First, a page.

First, we are often told that the European Court of Justice is a political court, interpreting the treaties and always ruling in favour of the European level and against the member states. It doesn’t really look at the law; it just looks for ways to increase the power of the EU. Well, in the ruling on the case of whether the member states were entitled to be represented in the World Trade Organisation alongside the European Commission, the court ruled in favour of the member states and against the Commission. That’s not the sign of a political court, that’s the sign of a judicial ruling on the basis of the treaties, as it should be.

Secondly, let’s look at the EU budget. Again, there are complaints that control of public spending is steadily moving to Brussels, hollowing out the role for national governments in this area. Let’s look at the facts. In the latest budget deal, agreed last December for the next seven year period, the Commission wanted a budget of 1.24 per cent of GDP, but the European Council in the end agreed that the budget will be only 1.05 per cent of GDP. That’s not an increase, that’s a 16 per cent cut. There can be no relentless growth in the activities of the EU when the budget is getting smaller and not larger.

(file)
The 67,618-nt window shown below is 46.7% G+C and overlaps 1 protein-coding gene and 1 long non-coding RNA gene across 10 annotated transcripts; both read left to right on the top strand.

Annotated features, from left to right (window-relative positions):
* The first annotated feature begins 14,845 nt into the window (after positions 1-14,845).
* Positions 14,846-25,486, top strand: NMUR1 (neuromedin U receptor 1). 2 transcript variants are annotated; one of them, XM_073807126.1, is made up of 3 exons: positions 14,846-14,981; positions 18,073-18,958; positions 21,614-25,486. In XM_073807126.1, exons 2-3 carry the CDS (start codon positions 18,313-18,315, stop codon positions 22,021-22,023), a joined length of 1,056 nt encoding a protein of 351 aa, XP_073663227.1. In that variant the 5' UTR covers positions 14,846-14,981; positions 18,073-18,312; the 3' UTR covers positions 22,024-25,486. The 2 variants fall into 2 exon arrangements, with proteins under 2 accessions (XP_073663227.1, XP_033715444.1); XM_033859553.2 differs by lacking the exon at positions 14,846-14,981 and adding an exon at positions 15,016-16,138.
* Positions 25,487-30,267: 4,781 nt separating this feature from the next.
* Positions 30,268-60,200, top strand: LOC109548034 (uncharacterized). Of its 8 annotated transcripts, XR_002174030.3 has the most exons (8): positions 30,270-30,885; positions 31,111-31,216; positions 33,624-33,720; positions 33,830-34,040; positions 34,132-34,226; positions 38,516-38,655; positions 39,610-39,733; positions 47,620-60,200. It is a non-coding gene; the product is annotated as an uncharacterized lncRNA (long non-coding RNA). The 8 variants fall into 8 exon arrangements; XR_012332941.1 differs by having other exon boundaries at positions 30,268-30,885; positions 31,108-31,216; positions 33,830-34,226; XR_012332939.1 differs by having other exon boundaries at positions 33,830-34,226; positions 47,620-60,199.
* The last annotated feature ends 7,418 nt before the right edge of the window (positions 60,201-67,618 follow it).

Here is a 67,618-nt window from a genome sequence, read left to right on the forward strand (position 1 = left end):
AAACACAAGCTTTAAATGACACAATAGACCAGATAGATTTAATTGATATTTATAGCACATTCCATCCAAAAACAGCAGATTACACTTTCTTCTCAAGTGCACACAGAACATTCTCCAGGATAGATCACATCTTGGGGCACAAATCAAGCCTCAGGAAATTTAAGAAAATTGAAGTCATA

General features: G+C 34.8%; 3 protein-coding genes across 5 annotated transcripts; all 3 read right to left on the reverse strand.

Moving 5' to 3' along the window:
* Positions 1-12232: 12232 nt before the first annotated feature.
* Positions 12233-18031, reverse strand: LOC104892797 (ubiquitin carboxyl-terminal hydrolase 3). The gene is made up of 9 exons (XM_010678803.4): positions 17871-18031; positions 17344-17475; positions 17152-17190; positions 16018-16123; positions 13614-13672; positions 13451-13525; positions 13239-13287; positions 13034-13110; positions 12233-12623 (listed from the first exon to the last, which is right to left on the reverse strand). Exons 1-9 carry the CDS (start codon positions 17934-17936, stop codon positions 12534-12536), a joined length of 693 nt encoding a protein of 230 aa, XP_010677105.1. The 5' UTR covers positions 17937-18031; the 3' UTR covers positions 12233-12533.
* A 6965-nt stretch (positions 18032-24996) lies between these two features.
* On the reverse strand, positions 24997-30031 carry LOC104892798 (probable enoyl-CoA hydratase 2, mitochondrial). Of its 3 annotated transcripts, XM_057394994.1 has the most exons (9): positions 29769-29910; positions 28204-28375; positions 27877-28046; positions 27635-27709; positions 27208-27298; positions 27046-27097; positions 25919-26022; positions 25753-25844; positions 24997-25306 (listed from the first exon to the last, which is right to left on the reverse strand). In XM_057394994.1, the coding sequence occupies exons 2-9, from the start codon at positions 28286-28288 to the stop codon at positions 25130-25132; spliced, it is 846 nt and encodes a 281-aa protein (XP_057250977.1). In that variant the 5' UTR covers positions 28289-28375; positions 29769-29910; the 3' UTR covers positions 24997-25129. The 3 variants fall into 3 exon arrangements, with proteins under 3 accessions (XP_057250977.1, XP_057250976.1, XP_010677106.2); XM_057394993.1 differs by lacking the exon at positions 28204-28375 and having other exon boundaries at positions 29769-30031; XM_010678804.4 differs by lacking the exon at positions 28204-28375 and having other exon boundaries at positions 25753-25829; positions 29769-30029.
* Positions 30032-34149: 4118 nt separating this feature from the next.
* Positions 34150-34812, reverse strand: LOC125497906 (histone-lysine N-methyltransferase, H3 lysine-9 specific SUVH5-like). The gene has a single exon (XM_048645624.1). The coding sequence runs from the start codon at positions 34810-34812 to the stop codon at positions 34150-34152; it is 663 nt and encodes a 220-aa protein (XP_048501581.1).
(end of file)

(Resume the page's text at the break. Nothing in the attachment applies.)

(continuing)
A third example is the opt-out from the euro. In the debates leading up to the Maastricht treaty back in 1992, there was disagreement amongst the member states about whether to create a single currency. Some were in favour, others – that is Britain and Denmark – famously were against. The compromise reached was that those in favour could go ahead, while those that were not in favour could stand aside. That’s not the sign of an inexorable plan. No alien imposition there.

And since the Maastricht treaty, what has happened? Has Britain found itself dragged into the euro against its will? No, again, the answer is no. I have to say that the opt-out is looking rather more permanent than many people envisaged at the time, and right now is looking more permanent than ever. If we ever do join the euro in the future, it will be because we decide to do so and not because others decide that we should. There is no plan being imposed on us. There is no such plan.

I have limited myself to three examples but I could have given many more. The idea that there is a European plan being imposed on the UK is false, and a simple look at how the EU takes its decisions will show why this is the case.

The reason is that there is no such thing as the EU as distinct from its member states and its citizens. The EU is a forum in which the states and citizens come together to take collective decisions. It’s not a separate power to which the member states and citizens are obliged to pay tribute.

Specifically, in the case of the EU treaties and amendments to those treaties, all decisions have to be agreed unanimously by all member states and then ratified in all member states, each according to its own rules. The actions and decisions of the EU are based on the treaties which in turn have been agreed by the member states.